Yankee Institute Blog

A Billion Dollars Up in Smoke

Published July 16, 2009 by the Yankee Institute for Public Policy “There is a danger to the euphoria that surrounds an unexpected source of revenue. This is the first session since I have been here [in 1992] that there seems to be so little concern with the overall...

Seven Skepticisms About Stimulus Spending

by Fergus Cullen This article originally ran in the Waterbury Republican-American on Sunday, July 5, 2009. Will Rogers might have said, “Half of all money spent by government is wasted. The government just needs to hire a few more bureaucrats to figure out which...

Understanding the Stimulus

Understanding the Stimulus

This report is a non-partisan effort to increase the public’s and policymaker’s understanding of the recently enacted American Recovery and Reinvestment Act of 2009 (ARRA), the so called “stimulus bill,” as well as some of its fiscal and economic impacts in the State of Connecticut.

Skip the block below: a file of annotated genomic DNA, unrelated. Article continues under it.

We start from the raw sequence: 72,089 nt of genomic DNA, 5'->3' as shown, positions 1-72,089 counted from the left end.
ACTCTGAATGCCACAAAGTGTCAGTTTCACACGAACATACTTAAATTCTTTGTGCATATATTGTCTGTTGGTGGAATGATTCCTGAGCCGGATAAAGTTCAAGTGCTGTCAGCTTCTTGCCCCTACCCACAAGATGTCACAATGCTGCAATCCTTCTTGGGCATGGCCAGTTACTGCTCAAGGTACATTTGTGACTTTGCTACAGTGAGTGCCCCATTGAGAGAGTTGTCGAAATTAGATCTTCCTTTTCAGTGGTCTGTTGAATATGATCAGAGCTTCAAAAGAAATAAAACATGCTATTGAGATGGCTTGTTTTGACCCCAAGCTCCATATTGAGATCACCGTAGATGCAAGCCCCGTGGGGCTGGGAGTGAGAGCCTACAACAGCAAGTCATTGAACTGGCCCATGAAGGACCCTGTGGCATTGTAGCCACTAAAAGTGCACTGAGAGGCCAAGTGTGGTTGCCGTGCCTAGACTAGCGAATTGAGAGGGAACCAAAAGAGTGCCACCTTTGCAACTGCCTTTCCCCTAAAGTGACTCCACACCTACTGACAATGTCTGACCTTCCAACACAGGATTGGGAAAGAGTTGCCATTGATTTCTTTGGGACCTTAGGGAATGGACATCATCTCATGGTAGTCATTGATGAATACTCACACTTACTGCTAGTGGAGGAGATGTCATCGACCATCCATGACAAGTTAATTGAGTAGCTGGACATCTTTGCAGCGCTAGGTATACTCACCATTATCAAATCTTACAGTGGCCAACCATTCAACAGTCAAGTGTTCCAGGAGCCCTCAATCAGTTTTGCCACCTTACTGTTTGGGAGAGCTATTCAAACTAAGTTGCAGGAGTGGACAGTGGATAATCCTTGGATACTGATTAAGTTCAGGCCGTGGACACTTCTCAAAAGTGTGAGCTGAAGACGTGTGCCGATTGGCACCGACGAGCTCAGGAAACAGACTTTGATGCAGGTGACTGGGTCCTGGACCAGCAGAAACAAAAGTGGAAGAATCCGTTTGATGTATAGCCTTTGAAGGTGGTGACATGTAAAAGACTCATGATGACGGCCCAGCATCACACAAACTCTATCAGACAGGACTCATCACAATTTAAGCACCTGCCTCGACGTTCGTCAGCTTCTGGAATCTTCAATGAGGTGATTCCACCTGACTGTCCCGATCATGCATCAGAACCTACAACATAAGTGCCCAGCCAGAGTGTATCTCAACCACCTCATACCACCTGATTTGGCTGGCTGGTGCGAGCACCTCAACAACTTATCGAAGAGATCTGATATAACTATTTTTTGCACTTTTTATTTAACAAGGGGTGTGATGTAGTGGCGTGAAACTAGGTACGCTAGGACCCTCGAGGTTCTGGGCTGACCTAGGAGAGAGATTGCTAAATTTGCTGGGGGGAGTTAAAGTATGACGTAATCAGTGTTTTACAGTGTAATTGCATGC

A Look at Who Pays Connecticut’s Income Tax

As Governor M. Jodi Rell and the General Assembly seek to close the existing state budget deficit and adopt a balanced budget for the next fiscal biennium, various proposals call for increasing taxes on the affluent. Several groups argue the wealthy aren’t paying their “fair share” of taxes. However, a new Yankee Institute study of who pays Connecticut’s state income tax reveals that the top 20 percent of Connecticut income earners – those who make more than $100,000 a year – already pay 80 percent of state income tax receipts.

A Penance for Using Plastic

You’re sensitive to the environment. You reduce, reuse, and recycle. But to a group of radical environmentalists and state legislators, you are an ecological sinner if you carry your groceries home in a plastic bag. As penance, they want you to pay a “plastax” of 5 cents on every bag you use. This new tax should be rejected.

Smart, Dumb, and Fraudulent School Technology Spending

As we enter the season in which many towns are voting on their budgets, more schools than ever are asking for increases to cover school technology spending. Some parents are delighted by the prospect of turning classrooms into “high tech” learning facilities, but not all experts are convinced. As far back as 2000, Stanford University education professor Larry Cuban compared the value of technology spending to “buying dot.com stocks that lose money year after year.”

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